Tokyo Weekender’s series TW Creatives features various works by Japan-based writers, photographers, videographers, illustrators and other creatives in a bid to provide one additional platform for them to exhibit their talent. The works submitted here belong entirely to the creators — Tokyo Weekender only takes pride in being one of their most passionate supporters.

For our latest entry, we present an essay by TW regular contributor Andreas Neuenkirchen on finding your topic for the next twenty years or allowing it to find you.

Not Ready for Tea: Portrait of the Pop Culture Writer in Crisis

Recently, two things have occurred that are somewhat painful to talk about. First, sales of my last book were sabotaged by unkind online customer reviews (professional reviewers have been kinder, but who still reads those?). Then I couldn’t secure a writing assignment that I felt I was a shoo-in for. Those customer reviews were mainly by young readers expecting more tales of cosplay and clubbing from my book, a humorous account of everyday life in Tokyo. 

The writing assignment was for a travel guide aimed at “young, trendy people.” ‘That’s me!’ I thought. ‘I am that young and trendy guy. I have been that young and trendy guy for well over 20 years now.’

Yes, something about that sentence sounds slightly off. I will be 50 this year. Maybe it’s time to retire ‘young and trendy guy.’

I Don’t Care a Lot

I made two resolutions after my two encounters with rejection. The first one was easy: stop reading non-professional reviews and other online chatter. Not just regarding my own work and not just the negative stuff. It worked instantly, I can only recommend it. It gives you peace of mind and frees up an enormous amount of time for you to spend on things that don’t drive you crazy without any pay-off. I went cold turkey and I stayed strong without any effort. I never scroll down to the comments section anymore. I don’t care how many ‘stars’ complete strangers award to Stephen King, Michel Houellebecq or myself. I do care about my average star ratings since they translate to money (or no money) in the bank, but since there isn’t anything I can do about it except begging friends, family and other habitual readers for positive reviews (which I won’t; I have my dignity), I don’t need to know the details.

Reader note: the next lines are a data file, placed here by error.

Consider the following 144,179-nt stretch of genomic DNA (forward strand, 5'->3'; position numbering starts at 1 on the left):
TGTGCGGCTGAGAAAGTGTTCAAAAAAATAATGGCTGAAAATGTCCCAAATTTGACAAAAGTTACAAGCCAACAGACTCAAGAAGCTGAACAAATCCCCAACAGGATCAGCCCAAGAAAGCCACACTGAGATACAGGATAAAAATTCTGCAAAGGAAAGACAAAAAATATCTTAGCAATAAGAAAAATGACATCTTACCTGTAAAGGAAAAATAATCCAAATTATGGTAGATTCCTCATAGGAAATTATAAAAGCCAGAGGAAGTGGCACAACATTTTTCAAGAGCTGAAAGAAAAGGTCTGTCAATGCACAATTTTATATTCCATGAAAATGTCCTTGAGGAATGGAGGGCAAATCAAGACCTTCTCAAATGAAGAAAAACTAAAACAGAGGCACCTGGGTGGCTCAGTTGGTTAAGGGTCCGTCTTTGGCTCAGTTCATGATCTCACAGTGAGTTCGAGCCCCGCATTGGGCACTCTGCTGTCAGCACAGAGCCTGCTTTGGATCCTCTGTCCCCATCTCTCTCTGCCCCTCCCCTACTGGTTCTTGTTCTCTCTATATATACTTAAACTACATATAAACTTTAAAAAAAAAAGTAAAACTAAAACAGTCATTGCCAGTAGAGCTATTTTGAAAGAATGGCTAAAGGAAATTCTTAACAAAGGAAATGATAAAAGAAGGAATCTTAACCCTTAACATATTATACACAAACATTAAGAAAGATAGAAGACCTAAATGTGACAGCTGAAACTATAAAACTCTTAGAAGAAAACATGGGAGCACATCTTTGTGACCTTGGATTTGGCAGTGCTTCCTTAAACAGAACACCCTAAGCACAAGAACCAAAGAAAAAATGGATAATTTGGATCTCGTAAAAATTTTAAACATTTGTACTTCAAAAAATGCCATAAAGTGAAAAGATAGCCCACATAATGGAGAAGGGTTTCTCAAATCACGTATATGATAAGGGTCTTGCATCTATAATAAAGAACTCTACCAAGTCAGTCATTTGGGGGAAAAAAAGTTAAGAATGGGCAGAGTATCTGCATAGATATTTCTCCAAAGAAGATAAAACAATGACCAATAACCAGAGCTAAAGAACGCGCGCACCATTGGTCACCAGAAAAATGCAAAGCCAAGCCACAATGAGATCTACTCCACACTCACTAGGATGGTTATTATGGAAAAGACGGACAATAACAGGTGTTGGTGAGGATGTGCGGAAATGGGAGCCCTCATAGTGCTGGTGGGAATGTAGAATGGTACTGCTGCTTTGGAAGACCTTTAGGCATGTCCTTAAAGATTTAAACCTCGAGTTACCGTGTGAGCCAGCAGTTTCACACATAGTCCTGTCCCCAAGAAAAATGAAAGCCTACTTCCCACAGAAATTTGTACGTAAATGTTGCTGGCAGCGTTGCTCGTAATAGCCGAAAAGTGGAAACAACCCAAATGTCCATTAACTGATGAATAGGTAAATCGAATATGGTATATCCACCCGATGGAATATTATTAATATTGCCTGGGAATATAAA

The second resolution proved more problematic: Find something else to write about. Pop culture has always been at the heart of my writing. Yet, for some time, I have been feeling something that probably these unhappy amateur reviewers have also felt about me: I’m losing touch. On a non-professional level, I don’t even care. I don’t speak TikTok and I have no desire to learn. I agree with Mr. Scorsese’s sentiment that modern cinema is not really cinema (although one might argue that cinema started out as a vulgar fairground spectacle and is now merely returning to its roots). I hardly ever listen to any kind of music anymore (something I would have thought impossible only a few years back). I own a PlayStation, but I’m not sure where it is. Several of those celebrated new comedy shows on streaming services I turned off after less than one complete episode because I couldn’t bear the relentless onslaught of profanities (you are welcome to think that makes me a prude; I will maintain it only makes me a grown-up). And writing about the fashion choices of teenage girls, one of my repeat subjects, might come across as a bit creepy from a straight man my age (although I insist my interest has always been scholastic, never fetishistic).

pop culture writer

Photo by Johan Sjögren on Unsplash